I don’t care what anyone who reads this site thinks of the 2nd amendment or the state of mental health care in the US. This site has too many comments from Brangeloonies, Twihards, people who think it’s awesome to sell upskirt photos of a woman getting out of a car in a long dress, and people who obsessively search for a “baby bump” in every woman who may have eaten a meal ever, for me to take them seriously. I like the posts, but the comments blow.

  4. Dee Cee says:

    Insane.. stupid, rude man..

  5. Kate (newer one) says:

    I keep seeing people claiming that gun control doesn’t work in the UK, because we may have fewer deaths due to firearms, but we live in a more violent society overall. This baffles me.

    The US had an overall homicide rate in 2009 of 5.0 per 100,000 people, while the UK’s rate for that year was 1.2.

    US. 1.2 million violent incidents nationwide in 2011, as announced by the FBI on October 2012. This includes everything from homicides to robberies, assault and theft. With a population of 311.59 million people, the violent crime rate is of 385/100K.

    9,717 violent incidents in 2011 in England and Wales as announced by the Crime Survey for England and Wales. Again, this includes everything from homicides to robberies, assault and theft. With a population of 56.01 million people, the violent crime rate is of 70/100K.

    Anyone who tries to claim the USA is safer than the UK once you remove the stats for firearms crime is either dishonest or misinformed. Guns don’t lower or deter crime. They enable it. They mean any whackjob or criminal can threaten someone’s life.

    My child has 36 times less chance of being shot dead than a child born in the USA. Looking at the faces of those tiny kids last week, I can hardly bear to imagine what their parents are going through. Not one of the arguments for guns make any sense to me – you can’t pretend that an individually armed population could repel the US army. Recent successful uprisings, in the former Soviet states, relied on overwhelming numbers defying the governments and taking to the streets – not weaponry.

    The thing that most weirds me out is that the second Amendment is taken so out of context. Right to bear arms is in the context of a militia – an army, or police body, able to defend the USA from external aggression or any future colonisation. Nobody’s arguing against arming your own military. And as for claiming that you should trust everyone’s individual opinions more than a democratically elected government#s mandate – yeah, that hasn’t worked out so well in Somalia, really. A stable, developed world democracy shouldn’t really claim that it’s okay for tens of thousands to die every year, avoidably, just in case a military dictatorship seizes power one day, and the juggernaut that is the US military machine would be stopped by a bunch of unaffiliated individuals all toting their home weapons. It just isn’t a logical position on so many levels.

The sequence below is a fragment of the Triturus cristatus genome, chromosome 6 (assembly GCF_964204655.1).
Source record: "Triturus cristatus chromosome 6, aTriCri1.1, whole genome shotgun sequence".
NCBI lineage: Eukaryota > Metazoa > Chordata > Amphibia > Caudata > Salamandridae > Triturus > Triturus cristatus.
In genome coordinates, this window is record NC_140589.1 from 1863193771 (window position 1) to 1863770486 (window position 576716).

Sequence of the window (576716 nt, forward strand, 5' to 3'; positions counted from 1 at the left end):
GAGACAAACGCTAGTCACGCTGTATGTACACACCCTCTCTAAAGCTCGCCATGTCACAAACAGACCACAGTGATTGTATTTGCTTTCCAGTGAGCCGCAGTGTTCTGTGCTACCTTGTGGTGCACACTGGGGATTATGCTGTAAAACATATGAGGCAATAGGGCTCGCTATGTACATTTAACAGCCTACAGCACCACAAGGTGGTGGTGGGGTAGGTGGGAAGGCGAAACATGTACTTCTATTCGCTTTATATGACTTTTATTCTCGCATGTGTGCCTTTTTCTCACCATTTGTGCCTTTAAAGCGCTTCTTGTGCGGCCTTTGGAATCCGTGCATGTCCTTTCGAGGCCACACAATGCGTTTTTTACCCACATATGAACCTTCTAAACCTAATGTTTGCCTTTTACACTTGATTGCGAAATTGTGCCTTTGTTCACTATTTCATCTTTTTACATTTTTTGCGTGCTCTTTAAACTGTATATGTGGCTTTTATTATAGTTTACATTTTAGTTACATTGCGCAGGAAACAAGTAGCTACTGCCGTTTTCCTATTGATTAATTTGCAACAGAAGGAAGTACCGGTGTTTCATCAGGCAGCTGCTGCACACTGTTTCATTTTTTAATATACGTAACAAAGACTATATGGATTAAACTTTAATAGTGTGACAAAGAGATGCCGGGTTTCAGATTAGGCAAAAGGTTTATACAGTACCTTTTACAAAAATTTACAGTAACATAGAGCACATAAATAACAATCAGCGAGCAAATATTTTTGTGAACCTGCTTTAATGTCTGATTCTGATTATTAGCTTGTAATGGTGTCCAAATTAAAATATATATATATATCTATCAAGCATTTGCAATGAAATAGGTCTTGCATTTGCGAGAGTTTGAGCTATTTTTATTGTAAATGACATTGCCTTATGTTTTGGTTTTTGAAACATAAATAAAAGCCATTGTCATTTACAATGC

I wouldn’t even argue that farmers and hunters shouldn’t have licensed shotguns, if they have a clean psych history and no criminal past – ours have them, and for the most part without difficulty. But why does the average Joe or Joanna need something that kills people with brutal efficiency? We don’t here, and it’s a far safer country as a result.

  6. Nina W says:

    One thing violent media does is de-sensitize people to violence and that is not a good thing. Also Hollywood often glamorizes violence and puts it out as a “solution” to problems. I would never leap to blaming the media but it’s not completely without influence and children particularly are vulnerable.

  7. Phil E Stein says:

    Change your constitution. It’s as out of date and redundant as the Bible.

  8. Nan209 says:

    I’m ALWAYS careful not to follow the herd since they maybe running over the cliff. Here is where instead of following I stop and watch and see where it’s heading.

    People through out history have done terrible things to each other. I remember reading Chaucer, Shakespeare, Beowulf, Greek plays, the Bible, WW I and II, Vietnam accounts (and lived with it’s results in my family)…people do devastating things to each other and our art has often reflected that reality. Do I think it goes to far, sometimes, but I choose not to watch or read the ones that truly offend me (vote w/ your feet). But if we go down this path – where do we end up? Book burnings, banning football and MMA, only watching G movies? I’m an adult I make those decisions for myself and as a parent I take that responsibility for myself.

  9. Paige says:

    I just read they’re debating whether teachers should carry guns. WTF?

  10. Paige says:

    I just read they are considering teachers have guns. I think that’s ridiculous.

  11. Jessica says:

    Maybe violence in entertainment could contribute to the problem but then again i have been dealing with mental illness since i was very young and love his movies and have watched tons of gory movies with violence over the years yet i have never even entertained the thought of shooting children or anyone for that matter, just because you have mental illness doesnt mean you lack a conscience and dont know the difference between right and wrong or the difference between reality and entertainment, i guess it matters how disturbed the person is and if they are that bad they were going to commit a violent act anyway with or without a violent movie or video game.